I give many graduates the advice about wording their applications, and find myself saying the same things over and over again*. This ‘guide’ made me laugh but makes a serious point that good practice in writing is universal. One should only break the rules when one knows how to follow them!
My several years in the word game have learnt me several rules.
- Avoid alliteration. Always.
- Prepositions are not words to end sentences with.
- Avoid clichés like the plague. (They’re old hat).
- Employ the vernacular.
- Eschew ampersands & abbreviations, etc.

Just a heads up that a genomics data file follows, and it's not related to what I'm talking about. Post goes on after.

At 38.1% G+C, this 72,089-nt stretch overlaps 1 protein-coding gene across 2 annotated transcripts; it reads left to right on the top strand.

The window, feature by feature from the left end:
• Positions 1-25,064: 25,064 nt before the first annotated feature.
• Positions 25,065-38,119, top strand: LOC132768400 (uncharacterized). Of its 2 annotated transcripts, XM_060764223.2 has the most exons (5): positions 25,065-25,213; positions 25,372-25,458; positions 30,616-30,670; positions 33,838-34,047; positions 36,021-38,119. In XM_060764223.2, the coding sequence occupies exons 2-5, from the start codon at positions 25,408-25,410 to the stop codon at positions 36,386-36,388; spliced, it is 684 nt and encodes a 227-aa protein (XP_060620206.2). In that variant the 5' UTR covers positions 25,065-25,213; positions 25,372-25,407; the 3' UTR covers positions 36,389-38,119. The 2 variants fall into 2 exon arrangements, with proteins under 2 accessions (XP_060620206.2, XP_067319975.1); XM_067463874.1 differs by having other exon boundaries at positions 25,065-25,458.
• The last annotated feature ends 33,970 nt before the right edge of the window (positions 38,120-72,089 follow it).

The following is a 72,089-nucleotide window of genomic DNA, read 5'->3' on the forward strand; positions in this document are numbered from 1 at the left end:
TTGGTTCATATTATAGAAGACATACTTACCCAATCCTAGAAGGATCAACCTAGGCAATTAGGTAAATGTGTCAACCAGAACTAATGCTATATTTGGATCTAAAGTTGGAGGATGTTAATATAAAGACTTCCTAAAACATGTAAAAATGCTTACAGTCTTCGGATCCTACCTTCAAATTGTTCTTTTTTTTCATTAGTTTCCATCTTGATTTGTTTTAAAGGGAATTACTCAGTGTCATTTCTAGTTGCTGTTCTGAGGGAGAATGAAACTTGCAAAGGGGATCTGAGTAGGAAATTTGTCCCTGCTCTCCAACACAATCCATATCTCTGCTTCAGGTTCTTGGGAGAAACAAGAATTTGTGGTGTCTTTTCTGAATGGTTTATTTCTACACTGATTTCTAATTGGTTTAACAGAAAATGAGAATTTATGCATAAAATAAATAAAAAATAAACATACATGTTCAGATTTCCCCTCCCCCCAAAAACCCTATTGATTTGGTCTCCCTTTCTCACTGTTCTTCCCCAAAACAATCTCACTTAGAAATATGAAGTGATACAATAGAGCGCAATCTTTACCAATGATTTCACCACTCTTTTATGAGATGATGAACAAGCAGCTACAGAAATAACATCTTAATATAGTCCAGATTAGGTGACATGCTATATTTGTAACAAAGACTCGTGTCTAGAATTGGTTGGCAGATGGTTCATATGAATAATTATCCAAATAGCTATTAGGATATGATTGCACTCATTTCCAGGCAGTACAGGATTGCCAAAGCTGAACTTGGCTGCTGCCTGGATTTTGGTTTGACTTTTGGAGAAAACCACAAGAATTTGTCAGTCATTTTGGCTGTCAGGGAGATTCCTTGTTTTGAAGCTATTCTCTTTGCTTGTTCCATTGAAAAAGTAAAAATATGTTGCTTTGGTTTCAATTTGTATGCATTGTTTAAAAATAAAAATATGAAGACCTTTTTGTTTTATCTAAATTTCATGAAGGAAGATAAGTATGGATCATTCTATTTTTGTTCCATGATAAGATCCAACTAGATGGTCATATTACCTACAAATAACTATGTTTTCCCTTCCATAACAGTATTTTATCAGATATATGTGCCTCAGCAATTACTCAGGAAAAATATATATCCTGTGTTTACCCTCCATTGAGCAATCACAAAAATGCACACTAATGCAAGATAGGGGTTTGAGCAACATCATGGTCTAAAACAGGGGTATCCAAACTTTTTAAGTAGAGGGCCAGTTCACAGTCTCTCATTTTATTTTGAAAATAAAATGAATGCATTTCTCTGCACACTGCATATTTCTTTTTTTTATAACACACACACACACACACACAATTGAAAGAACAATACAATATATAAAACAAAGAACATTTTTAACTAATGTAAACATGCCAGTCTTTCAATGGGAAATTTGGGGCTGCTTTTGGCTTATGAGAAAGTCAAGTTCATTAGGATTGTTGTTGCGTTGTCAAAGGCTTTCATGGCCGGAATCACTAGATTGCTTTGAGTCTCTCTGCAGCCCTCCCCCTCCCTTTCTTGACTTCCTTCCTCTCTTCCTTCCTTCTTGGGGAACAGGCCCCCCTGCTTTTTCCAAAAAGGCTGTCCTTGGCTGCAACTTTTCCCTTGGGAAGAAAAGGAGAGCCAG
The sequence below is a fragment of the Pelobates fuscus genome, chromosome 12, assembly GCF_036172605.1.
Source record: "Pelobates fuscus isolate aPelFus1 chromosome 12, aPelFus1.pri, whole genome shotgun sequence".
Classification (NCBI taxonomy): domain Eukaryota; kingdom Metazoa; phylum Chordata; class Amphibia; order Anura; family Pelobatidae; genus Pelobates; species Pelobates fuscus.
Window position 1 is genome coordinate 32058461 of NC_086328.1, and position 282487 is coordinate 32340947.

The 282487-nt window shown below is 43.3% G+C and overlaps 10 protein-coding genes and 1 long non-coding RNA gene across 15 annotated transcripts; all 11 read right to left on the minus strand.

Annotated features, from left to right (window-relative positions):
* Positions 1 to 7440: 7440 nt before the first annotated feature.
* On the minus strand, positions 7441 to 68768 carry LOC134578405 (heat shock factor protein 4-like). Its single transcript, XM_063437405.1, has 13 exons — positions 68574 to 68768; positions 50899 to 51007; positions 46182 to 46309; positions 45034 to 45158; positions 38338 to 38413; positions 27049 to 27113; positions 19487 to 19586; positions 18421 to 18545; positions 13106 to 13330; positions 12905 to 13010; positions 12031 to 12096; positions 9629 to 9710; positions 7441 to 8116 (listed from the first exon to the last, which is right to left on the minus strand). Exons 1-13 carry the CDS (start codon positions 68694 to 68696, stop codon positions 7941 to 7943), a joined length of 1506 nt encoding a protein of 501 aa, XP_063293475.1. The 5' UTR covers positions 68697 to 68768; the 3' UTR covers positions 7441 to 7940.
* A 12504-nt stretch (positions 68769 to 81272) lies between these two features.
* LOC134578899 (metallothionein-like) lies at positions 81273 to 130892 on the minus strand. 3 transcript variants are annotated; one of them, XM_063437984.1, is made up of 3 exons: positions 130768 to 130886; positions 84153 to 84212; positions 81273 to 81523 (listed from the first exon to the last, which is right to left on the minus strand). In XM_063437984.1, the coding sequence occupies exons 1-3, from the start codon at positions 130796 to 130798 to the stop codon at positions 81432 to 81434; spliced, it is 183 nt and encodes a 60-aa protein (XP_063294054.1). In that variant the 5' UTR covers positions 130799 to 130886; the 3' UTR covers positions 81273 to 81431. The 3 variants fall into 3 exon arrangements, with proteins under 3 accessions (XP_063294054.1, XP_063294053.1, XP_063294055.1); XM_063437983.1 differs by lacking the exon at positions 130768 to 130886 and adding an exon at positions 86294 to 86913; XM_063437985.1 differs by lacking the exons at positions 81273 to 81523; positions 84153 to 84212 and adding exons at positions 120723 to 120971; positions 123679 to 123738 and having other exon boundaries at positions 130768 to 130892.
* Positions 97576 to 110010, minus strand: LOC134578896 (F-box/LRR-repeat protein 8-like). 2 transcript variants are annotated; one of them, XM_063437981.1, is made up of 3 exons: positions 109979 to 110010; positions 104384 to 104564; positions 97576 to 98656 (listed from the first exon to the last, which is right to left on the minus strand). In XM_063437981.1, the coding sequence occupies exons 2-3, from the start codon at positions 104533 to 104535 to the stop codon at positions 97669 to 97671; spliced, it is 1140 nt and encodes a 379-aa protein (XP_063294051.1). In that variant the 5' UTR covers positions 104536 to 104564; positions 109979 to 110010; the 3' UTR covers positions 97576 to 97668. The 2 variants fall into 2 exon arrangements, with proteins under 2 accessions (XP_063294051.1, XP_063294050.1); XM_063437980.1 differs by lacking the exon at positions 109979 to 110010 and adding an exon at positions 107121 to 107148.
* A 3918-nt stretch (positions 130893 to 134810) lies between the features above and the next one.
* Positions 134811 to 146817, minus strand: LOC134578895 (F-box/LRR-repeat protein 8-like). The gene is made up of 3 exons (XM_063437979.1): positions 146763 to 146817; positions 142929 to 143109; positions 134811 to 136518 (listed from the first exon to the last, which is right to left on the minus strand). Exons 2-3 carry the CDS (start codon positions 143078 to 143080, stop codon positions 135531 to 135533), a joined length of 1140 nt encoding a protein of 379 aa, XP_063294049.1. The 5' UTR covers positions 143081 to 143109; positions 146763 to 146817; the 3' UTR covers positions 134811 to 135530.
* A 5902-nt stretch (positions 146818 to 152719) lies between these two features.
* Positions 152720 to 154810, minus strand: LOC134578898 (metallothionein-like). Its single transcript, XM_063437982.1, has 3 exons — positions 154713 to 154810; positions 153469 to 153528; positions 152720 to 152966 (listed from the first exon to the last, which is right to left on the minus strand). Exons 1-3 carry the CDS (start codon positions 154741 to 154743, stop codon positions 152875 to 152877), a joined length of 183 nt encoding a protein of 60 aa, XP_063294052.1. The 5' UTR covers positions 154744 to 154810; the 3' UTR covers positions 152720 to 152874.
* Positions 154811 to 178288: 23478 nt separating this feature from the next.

- Parenthetical remarks (however relevant) are unnecessary.
- It is wrong to ever split an infinitive.
- Contractions aren’t necessary.
- Foreign words and phrases are not apropos.
- One should never generalise.
- Eliminate quotations. As Ralph Waldo Emerson once said: ‘I hate quotations. Tell me what you know.’
- Comparisons are as bad as clichés.
- Don’t be redundant, don’t use more words than necessary, it’s highly superfluous.
- Profanity sucks.
- Be more or less specific.
- Understatement is always best.
- Exaggeration is a billion times worse than understatement.
- One word sentences? Eliminate.
- Analogies in writing are like feathers on a snake.
- The passive voice is to be avoided.
- Go around the barn at high noon to avoid colloquialisms.
- Even if a mixed metaphor sings, it should be derailed.
- Who needs rhetorical questions?
*If you are interested the top mistakes I see on applications from the above list are: numbers 13, 20, 15, 4 and 3.